New PDT segments on impaired waters list
The Pomme de Terre River has new entries on the state's list of polluted lakes and streams.
The 2008 Total Maximum Daily Load List of Minnesota's polluted lakes and stream segments has been finalized.
After undergoing extensive public review, the list was approved last week by the U.S. Environmental Protection Agency. The list, which is updated every two years, has 1,475 impairments on 336 rivers and 510 lakes. There are 150 new listings for river reaches and 147 new listings for lakes.
Two segments of the Pomme de Terre were on previous lists, for fecal coliform and turbidity. However, new segments of the river have been added to the 2008 list and include pollutants such as mercury in fish tissue.
The section of the Pomme de Terre River on the impaired waters list are Muddy Creek to Marsh Lake, Pelican Creek to Pomme de Terre Lake, Stalker Lake to Tenmile Lake, and Tenmile Lake to Pelican Creek.
The TMDL List submitted to the EPA identifies all the impaired water bodies for which a TMDL study is required. The TMDL List is a subset of the overall Inventory of Impaired Waters, which includes waters that need a TMDL plan as noted above and those for which plans have already been developed and approved by the EPA.
The inventory also includes water bodies that are naturally impaired, such as the arsenic exceedances in the Red River of the North. The total number of impairments on the inventory is 2,575.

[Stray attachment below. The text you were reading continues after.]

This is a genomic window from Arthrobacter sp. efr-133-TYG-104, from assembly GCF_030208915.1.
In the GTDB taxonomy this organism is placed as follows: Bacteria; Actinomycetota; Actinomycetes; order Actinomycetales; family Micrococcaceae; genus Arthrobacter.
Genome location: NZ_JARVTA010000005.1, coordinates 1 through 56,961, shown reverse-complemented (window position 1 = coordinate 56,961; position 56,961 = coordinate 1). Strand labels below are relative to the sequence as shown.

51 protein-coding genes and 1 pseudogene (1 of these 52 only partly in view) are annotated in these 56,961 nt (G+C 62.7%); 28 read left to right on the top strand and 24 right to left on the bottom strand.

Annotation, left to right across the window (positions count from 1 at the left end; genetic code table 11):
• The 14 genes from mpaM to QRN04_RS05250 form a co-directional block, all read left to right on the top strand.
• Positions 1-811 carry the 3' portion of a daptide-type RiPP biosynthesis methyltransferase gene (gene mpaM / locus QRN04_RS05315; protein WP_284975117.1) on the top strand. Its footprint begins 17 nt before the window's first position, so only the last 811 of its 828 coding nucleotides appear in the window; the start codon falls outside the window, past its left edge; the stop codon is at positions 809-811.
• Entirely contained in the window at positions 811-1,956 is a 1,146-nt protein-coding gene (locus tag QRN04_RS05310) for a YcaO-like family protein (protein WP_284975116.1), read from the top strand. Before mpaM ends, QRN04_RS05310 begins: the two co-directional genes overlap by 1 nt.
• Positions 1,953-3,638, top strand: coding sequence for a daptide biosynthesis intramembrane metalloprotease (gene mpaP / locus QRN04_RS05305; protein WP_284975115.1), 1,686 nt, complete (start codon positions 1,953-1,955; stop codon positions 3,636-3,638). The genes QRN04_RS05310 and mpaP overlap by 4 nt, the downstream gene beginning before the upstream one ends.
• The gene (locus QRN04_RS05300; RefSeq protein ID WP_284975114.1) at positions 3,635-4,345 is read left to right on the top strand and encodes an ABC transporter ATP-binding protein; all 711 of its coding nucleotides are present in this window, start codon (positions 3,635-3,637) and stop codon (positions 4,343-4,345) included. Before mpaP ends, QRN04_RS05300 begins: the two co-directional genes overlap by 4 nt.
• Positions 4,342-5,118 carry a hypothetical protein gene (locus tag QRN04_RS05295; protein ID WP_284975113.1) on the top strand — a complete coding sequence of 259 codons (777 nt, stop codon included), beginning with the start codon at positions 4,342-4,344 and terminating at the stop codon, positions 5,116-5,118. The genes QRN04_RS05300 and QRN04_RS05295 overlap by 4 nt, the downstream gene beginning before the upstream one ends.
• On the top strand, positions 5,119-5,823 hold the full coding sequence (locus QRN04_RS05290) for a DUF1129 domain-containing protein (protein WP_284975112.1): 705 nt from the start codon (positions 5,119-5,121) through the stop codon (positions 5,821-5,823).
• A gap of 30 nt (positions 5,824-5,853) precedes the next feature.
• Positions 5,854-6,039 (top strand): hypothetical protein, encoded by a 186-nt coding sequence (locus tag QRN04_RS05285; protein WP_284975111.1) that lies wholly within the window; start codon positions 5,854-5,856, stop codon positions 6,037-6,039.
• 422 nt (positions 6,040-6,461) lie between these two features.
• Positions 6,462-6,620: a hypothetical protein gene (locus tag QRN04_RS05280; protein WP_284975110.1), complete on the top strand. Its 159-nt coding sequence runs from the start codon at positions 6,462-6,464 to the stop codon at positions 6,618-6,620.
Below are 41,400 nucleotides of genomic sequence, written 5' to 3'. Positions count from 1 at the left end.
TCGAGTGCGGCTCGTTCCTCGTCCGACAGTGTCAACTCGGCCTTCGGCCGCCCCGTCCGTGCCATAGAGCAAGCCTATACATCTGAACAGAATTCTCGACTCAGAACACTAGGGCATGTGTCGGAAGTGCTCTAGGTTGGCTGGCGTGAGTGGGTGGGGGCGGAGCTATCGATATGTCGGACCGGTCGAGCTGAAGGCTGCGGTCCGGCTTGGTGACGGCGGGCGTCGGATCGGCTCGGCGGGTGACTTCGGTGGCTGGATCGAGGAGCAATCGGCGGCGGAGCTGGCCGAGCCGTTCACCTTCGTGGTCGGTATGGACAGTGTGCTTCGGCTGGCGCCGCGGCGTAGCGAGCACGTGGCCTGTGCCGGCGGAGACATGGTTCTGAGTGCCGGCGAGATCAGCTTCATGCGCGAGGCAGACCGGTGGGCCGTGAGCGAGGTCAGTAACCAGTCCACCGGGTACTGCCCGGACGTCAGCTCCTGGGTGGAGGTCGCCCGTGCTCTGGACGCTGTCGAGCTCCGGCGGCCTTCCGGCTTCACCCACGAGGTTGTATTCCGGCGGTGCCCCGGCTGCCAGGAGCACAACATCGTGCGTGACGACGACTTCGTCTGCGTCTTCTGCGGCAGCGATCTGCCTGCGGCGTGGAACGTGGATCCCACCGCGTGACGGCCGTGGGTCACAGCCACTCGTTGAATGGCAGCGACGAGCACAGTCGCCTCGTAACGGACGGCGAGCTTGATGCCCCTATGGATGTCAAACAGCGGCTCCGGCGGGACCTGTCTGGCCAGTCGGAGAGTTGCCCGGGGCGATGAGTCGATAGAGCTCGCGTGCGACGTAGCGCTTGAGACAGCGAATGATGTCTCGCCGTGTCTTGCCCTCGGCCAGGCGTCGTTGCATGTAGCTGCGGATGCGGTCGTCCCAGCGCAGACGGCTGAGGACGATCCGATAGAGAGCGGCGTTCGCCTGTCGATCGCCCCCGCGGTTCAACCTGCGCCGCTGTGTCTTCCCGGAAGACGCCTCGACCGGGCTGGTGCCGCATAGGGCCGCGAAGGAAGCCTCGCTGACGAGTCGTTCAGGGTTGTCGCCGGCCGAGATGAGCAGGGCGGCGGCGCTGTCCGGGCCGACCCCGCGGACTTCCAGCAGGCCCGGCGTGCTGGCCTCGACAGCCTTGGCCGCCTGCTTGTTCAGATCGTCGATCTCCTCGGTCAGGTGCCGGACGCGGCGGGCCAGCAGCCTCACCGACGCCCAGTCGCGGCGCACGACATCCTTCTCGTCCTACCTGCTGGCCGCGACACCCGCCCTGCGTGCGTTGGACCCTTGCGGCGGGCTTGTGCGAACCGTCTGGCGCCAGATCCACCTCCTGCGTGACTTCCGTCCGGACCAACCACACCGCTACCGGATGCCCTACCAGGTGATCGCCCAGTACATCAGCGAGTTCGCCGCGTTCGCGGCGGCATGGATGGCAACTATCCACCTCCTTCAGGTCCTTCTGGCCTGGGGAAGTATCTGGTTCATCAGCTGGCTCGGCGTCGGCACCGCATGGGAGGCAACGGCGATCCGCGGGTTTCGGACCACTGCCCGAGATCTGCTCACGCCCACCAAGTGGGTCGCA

Only a small fraction of Minnesota's lakes and streams have been assessed so far for impairments. About 40 percent of the waters the Minnesota Pollution Control Agency has monitored and assessed do not meet water-quality standards.
Shannon Lotthammer, who oversees water-quality monitoring for the MPCA, said an increase in the number of known impaired waters does not necessarily mean that Minnesota's lakes and streams are becoming more polluted. "Increased monitoring makes us aware of the impairments," Lotthammer said. "Once we have water-quality data, we can work with our partners to clean up waters that are impaired, and we can better protect water bodies that are not impaired."
The MPCA is working with partners across the state to address impaired waters. Approximately 100 water-quality-improvement studies are being conducted on about 420 water bodies. Additionally, the EPA has approved 16 water-quality studies that address 99 impairments. Those waters are now in the restoration phase of the process.
The listed waters contain pollutants at levels above acceptable limits to protect the public for specific uses, such as fishing or swimming. For each impairment, the Clean Water Act requires that a TMDL study be prepared. The study results in a calculation of the maximum amount of a pollutant the water body can receive and still meet water-quality standards. It also allocates needed pollutant reductions among all the point and nonpoint sources. Once water-quality standards are being met, the water is removed from the impaired waters list.
The 2008 Impaired Waters list, methodology for listing and regional maps are available on the MPCA's Web site at www.pca.state.mn.us/water/tmdl/tmdl-303dlist.html.